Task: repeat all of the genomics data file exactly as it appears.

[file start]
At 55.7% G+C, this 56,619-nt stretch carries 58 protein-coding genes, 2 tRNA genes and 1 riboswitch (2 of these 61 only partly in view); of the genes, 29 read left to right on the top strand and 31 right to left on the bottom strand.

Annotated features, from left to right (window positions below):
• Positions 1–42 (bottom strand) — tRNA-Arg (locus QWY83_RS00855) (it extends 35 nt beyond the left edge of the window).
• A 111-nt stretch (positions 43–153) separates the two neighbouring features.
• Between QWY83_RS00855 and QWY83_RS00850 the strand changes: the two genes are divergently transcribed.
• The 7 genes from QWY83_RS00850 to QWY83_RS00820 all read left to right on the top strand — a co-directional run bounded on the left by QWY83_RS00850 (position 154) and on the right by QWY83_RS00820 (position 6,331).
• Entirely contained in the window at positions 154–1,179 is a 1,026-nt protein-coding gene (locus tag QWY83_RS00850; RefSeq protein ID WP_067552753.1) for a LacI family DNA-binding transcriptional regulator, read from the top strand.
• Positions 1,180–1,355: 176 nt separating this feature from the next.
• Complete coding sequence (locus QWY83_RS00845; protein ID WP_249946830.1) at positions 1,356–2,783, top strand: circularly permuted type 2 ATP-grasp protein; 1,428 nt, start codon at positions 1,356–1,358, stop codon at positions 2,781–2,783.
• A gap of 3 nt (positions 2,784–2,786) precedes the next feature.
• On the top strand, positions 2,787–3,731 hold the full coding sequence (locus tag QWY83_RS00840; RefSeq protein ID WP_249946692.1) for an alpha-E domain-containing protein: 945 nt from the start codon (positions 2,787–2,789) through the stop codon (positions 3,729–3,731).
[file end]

At 55.7% G+C, this 56,619-nt stretch carries 58 protein-coding genes, 2 tRNA genes and 1 riboswitch (2 of these 61 only partly in view); of the genes, 29 read left to right on the top strand and 31 right to left on the bottom strand.

Annotated features, from left to right (window positions below):
• Positions 1–42 (bottom strand) — tRNA-Arg (locus QWY83_RS00855) (it extends 35 nt beyond the left edge of the window).
• A 111-nt stretch (positions 43–153) separates the two neighbouring features.
• Between QWY83_RS00855 and QWY83_RS00850 the strand changes: the two genes are divergently transcribed.
• The 7 genes from QWY83_RS00850 to QWY83_RS00820 all read left to right on the top strand — a co-directional run bounded on the left by QWY83_RS00850 (position 154) and on the right by QWY83_RS00820 (position 6,331).
• Entirely contained in the window at positions 154–1,179 is a 1,026-nt protein-coding gene (locus tag QWY83_RS00850; RefSeq protein ID WP_067552753.1) for a LacI family DNA-binding transcriptional regulator, read from the top strand.
• Positions 1,180–1,355: 176 nt separating this feature from the next.
• Complete coding sequence (locus QWY83_RS00845; protein ID WP_249946830.1) at positions 1,356–2,783, top strand: circularly permuted type 2 ATP-grasp protein; 1,428 nt, start codon at positions 1,356–1,358, stop codon at positions 2,781–2,783.
• A gap of 3 nt (positions 2,784–2,786) precedes the next feature.
• On the top strand, positions 2,787–3,731 hold the full coding sequence (locus tag QWY83_RS00840; RefSeq protein ID WP_249946692.1) for an alpha-E domain-containing protein: 945 nt from the start codon (positions 2,787–2,789) through the stop codon (positions 3,729–3,731).